Traditionally, the head, ears, eyes, notes, and throat (HEENT) examination, as performed by healthcare providers has rarely included an evaluation of components of the oral cavity such as teeth, gingiva, mucosa, tongue and palate.  Educators from the New York University College of Nursing (NYUCN) are working to change that paradigm.  With a long-standing commitment to interprofessional education, NYU has created innovative partnerships between the College of Dentistry and College of Nursing.

Recently, the NYUCN  created a curriculum to teach oral systemic health to medical care providers, a program being referred to as TOSH.  Within this curriculum that the classic HEENT examination is being expanded to include the oral cavity including an acronym change to HEENOT, signifying the addition of ‘O’ for oral cavity assessment.  Health care providers receive basic education and clinical practice skills to be able to identify and discuss oral problems with patients and refer to the appropriate oral health care provider.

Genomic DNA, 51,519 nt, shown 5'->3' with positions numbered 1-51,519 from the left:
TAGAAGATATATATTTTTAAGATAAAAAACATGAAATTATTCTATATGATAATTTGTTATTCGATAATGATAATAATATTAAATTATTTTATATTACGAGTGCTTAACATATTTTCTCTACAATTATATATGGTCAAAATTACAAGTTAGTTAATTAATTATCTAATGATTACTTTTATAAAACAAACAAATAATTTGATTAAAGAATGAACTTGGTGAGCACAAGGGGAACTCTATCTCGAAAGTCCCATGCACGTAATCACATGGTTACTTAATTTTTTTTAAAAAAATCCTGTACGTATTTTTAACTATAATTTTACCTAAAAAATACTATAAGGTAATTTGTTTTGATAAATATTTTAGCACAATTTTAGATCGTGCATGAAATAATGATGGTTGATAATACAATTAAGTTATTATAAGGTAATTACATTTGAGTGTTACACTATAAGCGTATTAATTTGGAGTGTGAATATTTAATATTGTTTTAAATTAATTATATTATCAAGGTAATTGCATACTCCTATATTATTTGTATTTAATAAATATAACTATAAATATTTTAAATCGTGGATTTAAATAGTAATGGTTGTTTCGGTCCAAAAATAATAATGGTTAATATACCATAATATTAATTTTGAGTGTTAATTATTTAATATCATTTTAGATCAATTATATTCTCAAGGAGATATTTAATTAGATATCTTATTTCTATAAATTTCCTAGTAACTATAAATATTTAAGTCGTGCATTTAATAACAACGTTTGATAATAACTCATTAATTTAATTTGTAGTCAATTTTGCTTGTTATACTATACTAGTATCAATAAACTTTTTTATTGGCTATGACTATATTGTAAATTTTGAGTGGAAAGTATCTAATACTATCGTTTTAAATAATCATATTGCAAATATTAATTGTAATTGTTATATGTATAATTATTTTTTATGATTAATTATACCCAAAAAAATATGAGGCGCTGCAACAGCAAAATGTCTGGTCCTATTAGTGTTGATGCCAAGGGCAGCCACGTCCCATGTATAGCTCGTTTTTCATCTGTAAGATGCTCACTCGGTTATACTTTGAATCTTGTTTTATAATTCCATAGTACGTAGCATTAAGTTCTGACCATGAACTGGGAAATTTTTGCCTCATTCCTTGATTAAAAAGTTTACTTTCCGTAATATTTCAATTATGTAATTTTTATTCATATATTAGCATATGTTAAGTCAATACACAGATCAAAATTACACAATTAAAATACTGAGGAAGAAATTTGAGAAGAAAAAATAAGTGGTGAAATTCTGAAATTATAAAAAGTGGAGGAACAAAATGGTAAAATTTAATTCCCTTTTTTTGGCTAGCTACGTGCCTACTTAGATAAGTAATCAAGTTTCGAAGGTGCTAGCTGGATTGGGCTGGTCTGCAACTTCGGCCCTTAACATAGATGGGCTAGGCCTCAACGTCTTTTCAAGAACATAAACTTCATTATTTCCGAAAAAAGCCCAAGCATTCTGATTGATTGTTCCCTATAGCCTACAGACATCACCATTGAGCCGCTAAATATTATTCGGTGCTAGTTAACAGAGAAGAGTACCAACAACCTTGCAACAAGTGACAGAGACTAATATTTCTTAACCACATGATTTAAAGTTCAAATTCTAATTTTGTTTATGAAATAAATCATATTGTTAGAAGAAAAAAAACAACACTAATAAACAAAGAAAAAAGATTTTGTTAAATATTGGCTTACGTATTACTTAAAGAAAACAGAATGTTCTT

This primary care approach to examining the oral cavity can prevent or allow earlier intervention for a variety of disorders including early childhood caries, decay in older individuals, oral cancers, gingival/periodontal concerns, xerostomia, and diabetes and other systemic disorders that may manifest orally or have a strong oral-systemic connection.
Details about the program, including particulars of the students who have participated, evidence of inclusion of HEENOT examinations and increased interprofessional referrals have been recently published in a journal article titled ‘Putting the Mouth Back in the Head:  HEENT to HEENOT.

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